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Martinsville, Virginia 24115
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City hikes proposed
Friday, April 27, 2012
By MICKEY POWELL - Bulletin Staff Writer
Water and sewer rate hikes and a meals tax increase are being proposed to help the city of Martinsville cover mounting expenses amid flat revenues in the fiscal year that will start July 1.
The fiscal 2013 budget proposal presented to Martinsville City Council at a special meeting on Thursday does not raise electric rates or other tax rates.
The city schools are to receive level funding at a little more than $5.8 million.
A $3.50 increase is proposed in base rates for water and sewer services.
That means city customers using 4,000 gallons of water for either service each month would see their water bills rise from $19.81 to $23.31. Their sewer bills would jump from $18.14 to $21.64.
Incremental increases to bills reflecting the use of more than 4,000 gallons would stay the same.
Despite the hikes, Interim City Manager Leon Towarnicki said the combined rate for water and sewer still would be lower than rates in nearby localities.
The meals tax charged at Martinsville businesses that sell prepared foods would rise from 6 cents to 7 cents per dollar. That means an increase of 10 cents on a $10 restaurant meal, Towarnicki noted.
The tax is charged in addition to state sales taxes.
The proposed increases are expected to generate about $750,000 a year, Towarnicki said. That money would go toward capital expenses, specifically efforts to maintain the city’s aging infrastructure, such as its water/sewer system, he said.
Martinsville has about $2 million worth of capital equipment needs, including vehicles such as police cars and garbage trucks needed to replace ones that are wearing out, Towarnicki said.
Purchases of some of that equipment have been postponed for up to a few years because of budget constraints, but the city cannot afford to put them off any longer, he said. If they are postponed further, repair costs could end up being more expensive than replacing the equipment, he added.
The city owes $1.67 million toward developing the Commonwealth Crossing Business Centre, a joint project with Henry County. That money will be due in fiscal 2014, Towarnicki said.
That brings the city’s total capital expenses to about $3.67 million. To help pay that cost, the budget proposal recommends a five-year bond issue.
Towarnicki did not detail the bond issue. He said, though, the city’s process to set it into motion would start in October and close next March.
Money from meals tax and utility payments would be put toward the debt service, he said.
Under the proposed budget, the real estate tax rate is to stay at $1.01816 per $100 of assessed value. The owner of a house with an assessed value of $100,000 would get a tax bill for $1,018.16.
The machinery and tools tax rate for businesses is to remain at $185 per $100 of assessed value, and the personal property (vehicle) tax rate is to continue at $2.30 per $100 of assessed value.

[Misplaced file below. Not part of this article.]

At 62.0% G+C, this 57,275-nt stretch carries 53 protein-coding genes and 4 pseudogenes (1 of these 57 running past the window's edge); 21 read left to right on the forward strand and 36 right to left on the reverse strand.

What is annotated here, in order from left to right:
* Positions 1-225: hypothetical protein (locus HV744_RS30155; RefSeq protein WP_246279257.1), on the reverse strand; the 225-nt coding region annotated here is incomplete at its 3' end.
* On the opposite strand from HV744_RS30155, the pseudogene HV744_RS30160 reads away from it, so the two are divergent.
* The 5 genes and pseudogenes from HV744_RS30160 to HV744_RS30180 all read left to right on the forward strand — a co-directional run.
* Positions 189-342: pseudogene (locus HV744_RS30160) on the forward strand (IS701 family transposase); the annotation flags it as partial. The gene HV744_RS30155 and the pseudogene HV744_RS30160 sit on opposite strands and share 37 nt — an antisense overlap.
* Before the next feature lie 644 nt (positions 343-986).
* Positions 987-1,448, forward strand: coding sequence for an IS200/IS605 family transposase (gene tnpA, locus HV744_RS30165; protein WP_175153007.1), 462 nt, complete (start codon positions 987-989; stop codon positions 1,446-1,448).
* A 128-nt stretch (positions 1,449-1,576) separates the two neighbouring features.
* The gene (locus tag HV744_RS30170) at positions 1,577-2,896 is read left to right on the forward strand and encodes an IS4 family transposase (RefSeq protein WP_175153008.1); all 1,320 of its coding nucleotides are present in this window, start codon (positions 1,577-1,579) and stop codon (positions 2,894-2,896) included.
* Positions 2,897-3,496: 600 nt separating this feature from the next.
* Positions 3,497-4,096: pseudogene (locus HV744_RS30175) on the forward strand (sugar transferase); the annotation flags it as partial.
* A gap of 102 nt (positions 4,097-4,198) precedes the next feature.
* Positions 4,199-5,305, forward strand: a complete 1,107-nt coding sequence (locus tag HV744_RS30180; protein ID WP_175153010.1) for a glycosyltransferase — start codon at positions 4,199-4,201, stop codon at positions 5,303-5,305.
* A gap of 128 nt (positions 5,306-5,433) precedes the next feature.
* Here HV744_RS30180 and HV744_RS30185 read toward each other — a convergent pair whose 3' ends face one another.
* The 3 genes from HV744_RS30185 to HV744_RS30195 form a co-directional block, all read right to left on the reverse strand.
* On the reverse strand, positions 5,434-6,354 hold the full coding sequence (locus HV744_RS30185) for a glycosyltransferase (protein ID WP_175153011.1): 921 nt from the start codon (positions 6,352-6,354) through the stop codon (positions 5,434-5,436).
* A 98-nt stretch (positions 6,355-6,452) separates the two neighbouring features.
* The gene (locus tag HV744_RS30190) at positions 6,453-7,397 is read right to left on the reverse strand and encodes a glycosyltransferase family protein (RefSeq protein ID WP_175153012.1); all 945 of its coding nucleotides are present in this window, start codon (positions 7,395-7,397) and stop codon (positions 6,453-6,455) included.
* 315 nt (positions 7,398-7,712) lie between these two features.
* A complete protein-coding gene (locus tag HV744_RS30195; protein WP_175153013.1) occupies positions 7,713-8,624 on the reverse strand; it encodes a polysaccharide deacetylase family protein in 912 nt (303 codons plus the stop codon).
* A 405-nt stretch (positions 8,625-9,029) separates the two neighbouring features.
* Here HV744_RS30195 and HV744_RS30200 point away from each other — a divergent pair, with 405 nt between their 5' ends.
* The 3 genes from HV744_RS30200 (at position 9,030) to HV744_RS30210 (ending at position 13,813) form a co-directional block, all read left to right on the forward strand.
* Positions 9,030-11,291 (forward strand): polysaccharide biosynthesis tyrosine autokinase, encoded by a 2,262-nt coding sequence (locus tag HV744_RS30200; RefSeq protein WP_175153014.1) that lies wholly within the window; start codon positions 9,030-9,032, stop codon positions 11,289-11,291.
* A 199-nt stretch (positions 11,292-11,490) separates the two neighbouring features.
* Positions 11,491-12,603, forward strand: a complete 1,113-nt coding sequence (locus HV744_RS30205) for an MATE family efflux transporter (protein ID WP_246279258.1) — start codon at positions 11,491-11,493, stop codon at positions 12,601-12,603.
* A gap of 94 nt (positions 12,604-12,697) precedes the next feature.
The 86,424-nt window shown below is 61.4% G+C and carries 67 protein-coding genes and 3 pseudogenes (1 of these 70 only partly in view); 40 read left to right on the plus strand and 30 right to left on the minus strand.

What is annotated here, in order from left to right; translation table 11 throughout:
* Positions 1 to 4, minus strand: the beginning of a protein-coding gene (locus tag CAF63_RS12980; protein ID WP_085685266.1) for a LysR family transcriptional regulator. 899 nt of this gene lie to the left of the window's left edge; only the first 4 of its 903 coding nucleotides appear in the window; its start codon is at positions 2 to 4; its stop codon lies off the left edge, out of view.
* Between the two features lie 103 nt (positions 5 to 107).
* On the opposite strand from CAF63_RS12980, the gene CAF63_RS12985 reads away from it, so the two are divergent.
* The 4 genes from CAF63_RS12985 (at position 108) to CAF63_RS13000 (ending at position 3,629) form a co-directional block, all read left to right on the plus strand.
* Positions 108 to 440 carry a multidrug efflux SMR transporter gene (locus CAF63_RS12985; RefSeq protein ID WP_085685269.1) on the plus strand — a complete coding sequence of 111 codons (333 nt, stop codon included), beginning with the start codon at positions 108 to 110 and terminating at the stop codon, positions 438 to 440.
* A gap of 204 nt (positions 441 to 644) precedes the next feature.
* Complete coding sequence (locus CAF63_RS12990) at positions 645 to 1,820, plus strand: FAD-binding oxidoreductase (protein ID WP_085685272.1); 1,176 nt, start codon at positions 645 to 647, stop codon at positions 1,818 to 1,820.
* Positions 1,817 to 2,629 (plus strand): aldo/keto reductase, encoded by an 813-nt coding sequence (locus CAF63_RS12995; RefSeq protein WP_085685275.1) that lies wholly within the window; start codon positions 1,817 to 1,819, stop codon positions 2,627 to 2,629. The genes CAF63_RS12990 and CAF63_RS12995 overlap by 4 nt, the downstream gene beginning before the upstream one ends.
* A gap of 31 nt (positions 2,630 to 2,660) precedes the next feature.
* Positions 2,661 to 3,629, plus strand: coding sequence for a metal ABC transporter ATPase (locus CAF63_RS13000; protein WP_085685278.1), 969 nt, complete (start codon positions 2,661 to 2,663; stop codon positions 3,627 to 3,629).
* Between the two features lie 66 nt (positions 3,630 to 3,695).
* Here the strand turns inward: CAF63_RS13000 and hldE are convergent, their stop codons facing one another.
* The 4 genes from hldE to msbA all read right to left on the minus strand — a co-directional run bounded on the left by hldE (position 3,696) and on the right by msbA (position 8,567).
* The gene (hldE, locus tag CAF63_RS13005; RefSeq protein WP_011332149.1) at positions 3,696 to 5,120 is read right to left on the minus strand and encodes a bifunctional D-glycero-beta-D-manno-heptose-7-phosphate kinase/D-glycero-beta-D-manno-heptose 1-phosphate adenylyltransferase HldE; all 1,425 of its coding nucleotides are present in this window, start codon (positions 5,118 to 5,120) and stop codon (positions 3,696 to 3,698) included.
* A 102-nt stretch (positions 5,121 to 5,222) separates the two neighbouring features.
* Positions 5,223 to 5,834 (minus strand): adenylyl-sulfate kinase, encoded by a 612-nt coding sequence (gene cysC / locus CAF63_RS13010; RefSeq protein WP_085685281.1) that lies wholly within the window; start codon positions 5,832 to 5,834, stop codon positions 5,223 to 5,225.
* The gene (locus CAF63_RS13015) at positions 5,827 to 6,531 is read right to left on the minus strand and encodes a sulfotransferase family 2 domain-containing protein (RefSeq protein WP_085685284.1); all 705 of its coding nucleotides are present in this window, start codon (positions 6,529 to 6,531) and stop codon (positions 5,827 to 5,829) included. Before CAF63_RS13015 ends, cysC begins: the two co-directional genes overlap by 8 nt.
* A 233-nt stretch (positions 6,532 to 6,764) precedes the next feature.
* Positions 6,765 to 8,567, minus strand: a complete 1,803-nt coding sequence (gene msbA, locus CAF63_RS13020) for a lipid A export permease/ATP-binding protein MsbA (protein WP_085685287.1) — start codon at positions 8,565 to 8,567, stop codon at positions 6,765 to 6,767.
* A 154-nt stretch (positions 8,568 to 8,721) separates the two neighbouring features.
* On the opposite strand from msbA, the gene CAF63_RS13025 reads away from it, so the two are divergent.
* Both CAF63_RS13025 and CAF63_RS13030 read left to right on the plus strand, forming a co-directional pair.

The city schools would get $5,826,394 in local funds for the third straight year. That is how much they requested for fiscal 2013, recognizing that the city has financial constraints.
No general pay increases are proposed for city employees. They have not had a raise since fiscal 2008 and due to rising expenses, such as insurance costs, they are taking home less pay than they did at that time, Towarnicki said.
Total expenses could not be ascertained from budget documents Thursday night and that figure was not mentioned during the council meeting.
The budget proposal is to be balanced with $738,750 in reserve funds, said Towarnicki.
“The cost to provide the core level of services currently ... expected by our citizens has continued to rise without a corresponding increase in revenues” and therefore the city must dip into its fund balance, he said.
He emphasized, though, that cannot keep happening every year for the city’s finances to stay healthy.
The same factors that have influenced annual budgets in recent years are influencing this one, Towarnicki said. They include high unemploment rates, “relatively flat” revenues and increasing costs for fuel, insurance, materials, supplies and increasing numbers of unfunded mandates by the state.
Blame lawmakers for the latter.
“When state legislators and officials brag that they did not raise taxes, local officials will need to point out that local taxes will have to be raised, or local services reduced, as a result of actions taken in the General Assembly,” said Towarnicki, quoting from a Virginia Municipal League document.
Councilman Danny Turner asked if the budget proposal could be balanced without any rate or tax increases. Towarnicki said he will present options to that effect during upcoming budget work sessions, but he indicated those options would have severe effects on services.
Councilman Gene Teague asked for detailed information on matters such as the city’s vehicle fleet and insurance costs.
Except for Turner’s and Teague’s requests, council members made few comments about the spending plan.
“We’ve got a lot to digest” in the next few days, said Mayor Kim Adkins.
Budget work sessions are scheduled for 4 p.m. Tuesday and Thursday in the council chambers at the municipal building in uptown Martinsville.
A public hearing on the budget proposal is set for the council’s regular meeting at 7:30 p.m. May 22.
At that time, the council will consider adopting the budget on first reading.